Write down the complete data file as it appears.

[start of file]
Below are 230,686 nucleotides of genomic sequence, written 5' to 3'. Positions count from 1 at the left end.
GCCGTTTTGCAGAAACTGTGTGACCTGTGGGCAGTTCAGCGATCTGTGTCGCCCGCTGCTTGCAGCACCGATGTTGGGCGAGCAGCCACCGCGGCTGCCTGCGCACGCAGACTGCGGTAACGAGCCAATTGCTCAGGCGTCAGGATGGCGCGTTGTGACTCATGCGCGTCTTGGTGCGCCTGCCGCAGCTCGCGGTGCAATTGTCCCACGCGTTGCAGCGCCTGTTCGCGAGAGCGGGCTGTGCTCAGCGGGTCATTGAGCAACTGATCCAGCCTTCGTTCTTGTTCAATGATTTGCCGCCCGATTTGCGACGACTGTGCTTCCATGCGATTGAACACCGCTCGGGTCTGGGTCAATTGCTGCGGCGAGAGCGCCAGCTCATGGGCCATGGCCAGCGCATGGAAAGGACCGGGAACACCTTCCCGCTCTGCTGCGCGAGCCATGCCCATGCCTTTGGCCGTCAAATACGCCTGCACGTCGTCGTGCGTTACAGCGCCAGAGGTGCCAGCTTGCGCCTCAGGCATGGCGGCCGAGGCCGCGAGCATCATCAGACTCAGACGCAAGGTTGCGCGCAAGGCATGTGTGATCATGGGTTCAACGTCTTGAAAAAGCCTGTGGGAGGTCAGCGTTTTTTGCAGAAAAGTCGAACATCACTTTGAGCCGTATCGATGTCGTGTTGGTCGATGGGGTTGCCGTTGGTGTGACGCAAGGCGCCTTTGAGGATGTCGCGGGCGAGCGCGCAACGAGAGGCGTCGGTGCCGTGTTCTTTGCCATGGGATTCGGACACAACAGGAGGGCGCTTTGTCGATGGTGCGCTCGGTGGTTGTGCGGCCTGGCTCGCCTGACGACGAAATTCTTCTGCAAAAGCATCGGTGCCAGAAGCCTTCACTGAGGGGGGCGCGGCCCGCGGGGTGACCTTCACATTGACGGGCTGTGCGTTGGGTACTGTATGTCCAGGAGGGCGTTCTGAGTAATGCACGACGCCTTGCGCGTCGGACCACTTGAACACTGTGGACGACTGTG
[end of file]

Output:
Below are 230,686 nucleotides of genomic sequence, written 5' to 3'. Positions count from 1 at the left end.
GCCGTTTTGCAGAAACTGTGTGACCTGTGGGCAGTTCAGCGATCTGTGTCGCCCGCTGCTTGCAGCACCGATGTTGGGCGAGCAGCCACCGCGGCTGCCTGCGCACGCAGACTGCGGTAACGAGCCAATTGCTCAGGCGTCAGGATGGCGCGTTGTGACTCATGCGCGTCTTGGTGCGCCTGCCGCAGCTCGCGGTGCAATTGTCCCACGCGTTGCAGCGCCTGTTCGCGAGAGCGGGCTGTGCTCAGCGGGTCATTGAGCAACTGATCCAGCCTTCGTTCTTGTTCAATGATTTGCCGCCCGATTTGCGACGACTGTGCTTCCATGCGATTGAACACCGCTCGGGTCTGGGTCAATTGCTGCGGCGAGAGCGCCAGCTCATGGGCCATGGCCAGCGCATGGAAAGGACCGGGAACACCTTCCCGCTCTGCTGCGCGAGCCATGCCCATGCCTTTGGCCGTCAAATACGCCTGCACGTCGTCGTGCGTTACAGCGCCAGAGGTGCCAGCTTGCGCCTCAGGCATGGCGGCCGAGGCCGCGAGCATCATCAGACTCAGACGCAAGGTTGCGCGCAAGGCATGTGTGATCATGGGTTCAACGTCTTGAAAAAGCCTGTGGGAGGTCAGCGTTTTTTGCAGAAAAGTCGAACATCACTTTGAGCCGTATCGATGTCGTGTTGGTCGATGGGGTTGCCGTTGGTGTGACGCAAGGCGCCTTTGAGGATGTCGCGGGCGAGCGCGCAACGAGAGGCGTCGGTGCCGTGTTCTTTGCCATGGGATTCGGACACAACAGGAGGGCGCTTTGTCGATGGTGCGCTCGGTGGTTGTGCGGCCTGGCTCGCCTGACGACGAAATTCTTCTGCAAAAGCATCGGTGCCAGAAGCCTTCACTGAGGGGGGCGCGGCCCGCGGGGTGACCTTCACATTGACGGGCTGTGCGTTGGGTACTGTATGTCCAGGAGGGCGTTCTGAGTAATGCACGACGCCTTGCGCGTCGGACCACTTGAACACTGTGGACGACTGTG